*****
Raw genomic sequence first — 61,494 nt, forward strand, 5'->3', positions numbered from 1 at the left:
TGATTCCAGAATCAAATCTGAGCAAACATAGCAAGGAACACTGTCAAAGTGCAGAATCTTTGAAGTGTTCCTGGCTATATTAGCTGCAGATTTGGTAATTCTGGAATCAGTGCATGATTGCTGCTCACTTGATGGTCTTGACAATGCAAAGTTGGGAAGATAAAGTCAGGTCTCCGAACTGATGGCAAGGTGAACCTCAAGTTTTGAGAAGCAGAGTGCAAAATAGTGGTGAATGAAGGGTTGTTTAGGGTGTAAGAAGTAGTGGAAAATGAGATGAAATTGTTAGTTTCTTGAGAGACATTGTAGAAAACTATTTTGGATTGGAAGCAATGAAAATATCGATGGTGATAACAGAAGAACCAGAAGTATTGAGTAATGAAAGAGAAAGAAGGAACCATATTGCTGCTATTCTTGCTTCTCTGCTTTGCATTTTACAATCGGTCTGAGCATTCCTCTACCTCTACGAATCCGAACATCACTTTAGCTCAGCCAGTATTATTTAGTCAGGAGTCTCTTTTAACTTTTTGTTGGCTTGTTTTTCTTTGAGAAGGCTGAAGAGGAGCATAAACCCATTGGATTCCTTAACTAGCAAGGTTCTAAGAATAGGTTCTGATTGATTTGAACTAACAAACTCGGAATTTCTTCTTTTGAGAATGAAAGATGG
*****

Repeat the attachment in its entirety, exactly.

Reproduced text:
Raw genomic sequence first — 61,494 nt, forward strand, 5'->3', positions numbered from 1 at the left:
TGATTCCAGAATCAAATCTGAGCAAACATAGCAAGGAACACTGTCAAAGTGCAGAATCTTTGAAGTGTTCCTGGCTATATTAGCTGCAGATTTGGTAATTCTGGAATCAGTGCATGATTGCTGCTCACTTGATGGTCTTGACAATGCAAAGTTGGGAAGATAAAGTCAGGTCTCCGAACTGATGGCAAGGTGAACCTCAAGTTTTGAGAAGCAGAGTGCAAAATAGTGGTGAATGAAGGGTTGTTTAGGGTGTAAGAAGTAGTGGAAAATGAGATGAAATTGTTAGTTTCTTGAGAGACATTGTAGAAAACTATTTTGGATTGGAAGCAATGAAAATATCGATGGTGATAACAGAAGAACCAGAAGTATTGAGTAATGAAAGAGAAAGAAGGAACCATATTGCTGCTATTCTTGCTTCTCTGCTTTGCATTTTACAATCGGTCTGAGCATTCCTCTACCTCTACGAATCCGAACATCACTTTAGCTCAGCCAGTATTATTTAGTCAGGAGTCTCTTTTAACTTTTTGTTGGCTTGTTTTTCTTTGAGAAGGCTGAAGAGGAGCATAAACCCATTGGATTCCTTAACTAGCAAGGTTCTAAGAATAGGTTCTGATTGATTTGAACTAACAAACTCGGAATTTCTTCTTTTGAGAATGAAAGATGG